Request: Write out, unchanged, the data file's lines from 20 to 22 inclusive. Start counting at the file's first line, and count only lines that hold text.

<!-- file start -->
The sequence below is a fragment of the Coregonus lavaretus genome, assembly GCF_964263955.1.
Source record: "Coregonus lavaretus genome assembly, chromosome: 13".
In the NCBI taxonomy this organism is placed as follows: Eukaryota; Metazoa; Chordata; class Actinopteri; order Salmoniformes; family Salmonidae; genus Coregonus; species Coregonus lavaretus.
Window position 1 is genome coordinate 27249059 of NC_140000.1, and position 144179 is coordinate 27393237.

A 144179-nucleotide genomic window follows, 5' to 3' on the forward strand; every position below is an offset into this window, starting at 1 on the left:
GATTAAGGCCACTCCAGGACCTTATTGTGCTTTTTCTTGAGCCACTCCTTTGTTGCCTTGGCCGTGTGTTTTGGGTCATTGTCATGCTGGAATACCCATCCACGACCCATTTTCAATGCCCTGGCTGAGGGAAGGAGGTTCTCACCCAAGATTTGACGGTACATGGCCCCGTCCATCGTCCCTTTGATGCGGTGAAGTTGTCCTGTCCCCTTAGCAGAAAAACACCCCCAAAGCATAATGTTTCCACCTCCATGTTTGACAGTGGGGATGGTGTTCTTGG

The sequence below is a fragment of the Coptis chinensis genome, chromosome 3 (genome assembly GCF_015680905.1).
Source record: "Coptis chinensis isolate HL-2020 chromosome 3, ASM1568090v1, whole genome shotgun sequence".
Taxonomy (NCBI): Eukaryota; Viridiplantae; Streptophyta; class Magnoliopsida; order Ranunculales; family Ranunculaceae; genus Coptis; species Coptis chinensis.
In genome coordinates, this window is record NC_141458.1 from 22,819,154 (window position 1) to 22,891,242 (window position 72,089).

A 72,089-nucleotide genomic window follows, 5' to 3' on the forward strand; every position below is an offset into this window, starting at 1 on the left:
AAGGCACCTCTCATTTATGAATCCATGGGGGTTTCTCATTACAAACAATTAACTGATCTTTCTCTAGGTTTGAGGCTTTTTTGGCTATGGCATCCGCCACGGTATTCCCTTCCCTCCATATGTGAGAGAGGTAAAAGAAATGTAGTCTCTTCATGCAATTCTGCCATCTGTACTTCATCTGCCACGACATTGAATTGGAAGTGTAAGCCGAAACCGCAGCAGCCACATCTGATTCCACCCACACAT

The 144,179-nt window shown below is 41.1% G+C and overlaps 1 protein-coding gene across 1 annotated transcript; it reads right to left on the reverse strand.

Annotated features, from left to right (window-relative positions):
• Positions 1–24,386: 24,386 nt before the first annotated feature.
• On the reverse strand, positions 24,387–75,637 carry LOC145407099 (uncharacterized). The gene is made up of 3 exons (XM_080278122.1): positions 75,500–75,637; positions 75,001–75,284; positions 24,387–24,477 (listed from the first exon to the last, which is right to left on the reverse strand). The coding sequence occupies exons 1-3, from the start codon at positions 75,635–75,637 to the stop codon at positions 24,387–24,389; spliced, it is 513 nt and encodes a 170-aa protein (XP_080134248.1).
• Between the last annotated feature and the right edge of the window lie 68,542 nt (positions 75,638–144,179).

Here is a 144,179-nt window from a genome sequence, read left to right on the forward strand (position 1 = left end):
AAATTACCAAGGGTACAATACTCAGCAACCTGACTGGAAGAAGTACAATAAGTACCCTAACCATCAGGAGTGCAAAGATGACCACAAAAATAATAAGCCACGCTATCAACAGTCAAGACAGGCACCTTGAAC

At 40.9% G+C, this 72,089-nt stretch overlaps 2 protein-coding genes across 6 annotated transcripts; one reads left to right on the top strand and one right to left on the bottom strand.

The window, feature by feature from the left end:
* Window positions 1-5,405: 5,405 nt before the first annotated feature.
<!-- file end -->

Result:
At 40.9% G+C, this 72,089-nt stretch overlaps 2 protein-coding genes across 6 annotated transcripts; one reads left to right on the top strand and one right to left on the bottom strand.

The window, feature by feature from the left end:
* Window positions 1-5,405: 5,405 nt before the first annotated feature.